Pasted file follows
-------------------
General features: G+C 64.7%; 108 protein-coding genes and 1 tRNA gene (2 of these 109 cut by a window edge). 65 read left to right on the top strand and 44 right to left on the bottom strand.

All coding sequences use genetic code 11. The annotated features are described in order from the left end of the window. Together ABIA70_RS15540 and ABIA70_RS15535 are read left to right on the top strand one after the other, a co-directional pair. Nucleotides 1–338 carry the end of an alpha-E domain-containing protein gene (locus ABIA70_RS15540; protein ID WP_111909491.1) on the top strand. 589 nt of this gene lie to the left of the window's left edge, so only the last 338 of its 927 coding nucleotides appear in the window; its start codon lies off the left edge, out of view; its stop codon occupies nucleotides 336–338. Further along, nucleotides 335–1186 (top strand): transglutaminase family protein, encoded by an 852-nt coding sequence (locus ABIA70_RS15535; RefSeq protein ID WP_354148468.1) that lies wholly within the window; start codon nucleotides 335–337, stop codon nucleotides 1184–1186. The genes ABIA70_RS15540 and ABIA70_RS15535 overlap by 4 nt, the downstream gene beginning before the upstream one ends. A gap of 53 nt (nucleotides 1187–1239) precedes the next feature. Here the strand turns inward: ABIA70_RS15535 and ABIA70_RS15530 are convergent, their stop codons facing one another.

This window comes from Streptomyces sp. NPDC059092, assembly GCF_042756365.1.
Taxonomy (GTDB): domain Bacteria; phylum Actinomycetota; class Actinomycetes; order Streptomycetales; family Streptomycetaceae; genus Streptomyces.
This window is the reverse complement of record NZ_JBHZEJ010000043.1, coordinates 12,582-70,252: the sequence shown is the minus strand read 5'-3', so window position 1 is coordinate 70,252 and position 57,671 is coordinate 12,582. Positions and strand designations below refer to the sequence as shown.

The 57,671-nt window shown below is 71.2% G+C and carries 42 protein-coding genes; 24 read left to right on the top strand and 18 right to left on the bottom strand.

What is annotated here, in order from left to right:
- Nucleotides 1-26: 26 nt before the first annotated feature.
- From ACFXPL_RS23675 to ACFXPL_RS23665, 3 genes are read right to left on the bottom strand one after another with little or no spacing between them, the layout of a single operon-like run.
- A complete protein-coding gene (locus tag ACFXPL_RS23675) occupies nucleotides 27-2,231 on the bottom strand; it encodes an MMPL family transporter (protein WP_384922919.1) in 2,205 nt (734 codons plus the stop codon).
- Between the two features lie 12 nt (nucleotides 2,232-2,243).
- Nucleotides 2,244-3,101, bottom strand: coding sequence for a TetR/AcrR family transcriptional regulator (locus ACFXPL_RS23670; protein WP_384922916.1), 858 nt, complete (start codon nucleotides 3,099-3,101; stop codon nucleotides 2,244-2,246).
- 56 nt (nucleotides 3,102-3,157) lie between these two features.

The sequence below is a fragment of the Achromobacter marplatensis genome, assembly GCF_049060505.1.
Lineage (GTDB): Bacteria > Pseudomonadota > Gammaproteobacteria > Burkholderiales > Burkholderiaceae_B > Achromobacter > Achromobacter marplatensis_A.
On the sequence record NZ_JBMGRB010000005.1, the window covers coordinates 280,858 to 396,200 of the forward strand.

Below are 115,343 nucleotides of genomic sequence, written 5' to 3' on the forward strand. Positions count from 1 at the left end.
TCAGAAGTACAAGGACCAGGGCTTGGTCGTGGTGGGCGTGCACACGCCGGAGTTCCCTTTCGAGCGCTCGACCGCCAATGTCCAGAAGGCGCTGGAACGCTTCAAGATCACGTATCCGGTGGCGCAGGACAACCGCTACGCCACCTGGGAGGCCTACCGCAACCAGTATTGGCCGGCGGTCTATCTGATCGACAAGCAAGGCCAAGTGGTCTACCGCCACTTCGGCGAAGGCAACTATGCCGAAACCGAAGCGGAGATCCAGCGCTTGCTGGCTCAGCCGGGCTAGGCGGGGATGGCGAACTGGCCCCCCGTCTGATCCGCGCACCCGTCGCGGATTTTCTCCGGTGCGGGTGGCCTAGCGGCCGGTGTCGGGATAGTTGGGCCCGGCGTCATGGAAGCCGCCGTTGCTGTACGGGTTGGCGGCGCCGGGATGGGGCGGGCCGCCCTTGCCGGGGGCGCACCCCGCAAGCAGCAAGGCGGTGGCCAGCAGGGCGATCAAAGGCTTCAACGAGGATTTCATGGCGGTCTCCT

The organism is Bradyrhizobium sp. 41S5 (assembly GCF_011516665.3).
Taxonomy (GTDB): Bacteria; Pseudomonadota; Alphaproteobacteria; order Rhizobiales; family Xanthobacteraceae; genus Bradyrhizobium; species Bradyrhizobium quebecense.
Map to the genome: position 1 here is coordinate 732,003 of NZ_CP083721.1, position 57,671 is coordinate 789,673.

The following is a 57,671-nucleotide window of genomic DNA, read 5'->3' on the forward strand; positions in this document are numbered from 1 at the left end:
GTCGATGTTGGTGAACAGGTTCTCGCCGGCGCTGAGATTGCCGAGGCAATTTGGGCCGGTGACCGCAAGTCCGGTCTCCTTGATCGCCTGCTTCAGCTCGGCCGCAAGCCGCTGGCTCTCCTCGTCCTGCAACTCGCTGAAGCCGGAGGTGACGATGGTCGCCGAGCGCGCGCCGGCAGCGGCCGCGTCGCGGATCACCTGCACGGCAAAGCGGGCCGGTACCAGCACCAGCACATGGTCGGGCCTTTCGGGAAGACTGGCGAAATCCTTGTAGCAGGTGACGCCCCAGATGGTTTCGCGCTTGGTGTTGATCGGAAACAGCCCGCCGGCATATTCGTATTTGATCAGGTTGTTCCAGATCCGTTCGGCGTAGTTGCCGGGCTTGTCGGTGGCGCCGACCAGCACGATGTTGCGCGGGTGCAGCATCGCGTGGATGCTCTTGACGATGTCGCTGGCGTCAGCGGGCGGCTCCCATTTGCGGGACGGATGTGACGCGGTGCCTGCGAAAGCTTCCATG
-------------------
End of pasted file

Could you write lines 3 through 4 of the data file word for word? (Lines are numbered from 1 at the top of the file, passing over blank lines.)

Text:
This window comes from Streptomyces sp. NPDC059092, assembly GCF_042756365.1.
Taxonomy (GTDB): domain Bacteria; phylum Actinomycetota; class Actinomycetes; order Streptomycetales; family Streptomycetaceae; genus Streptomyces.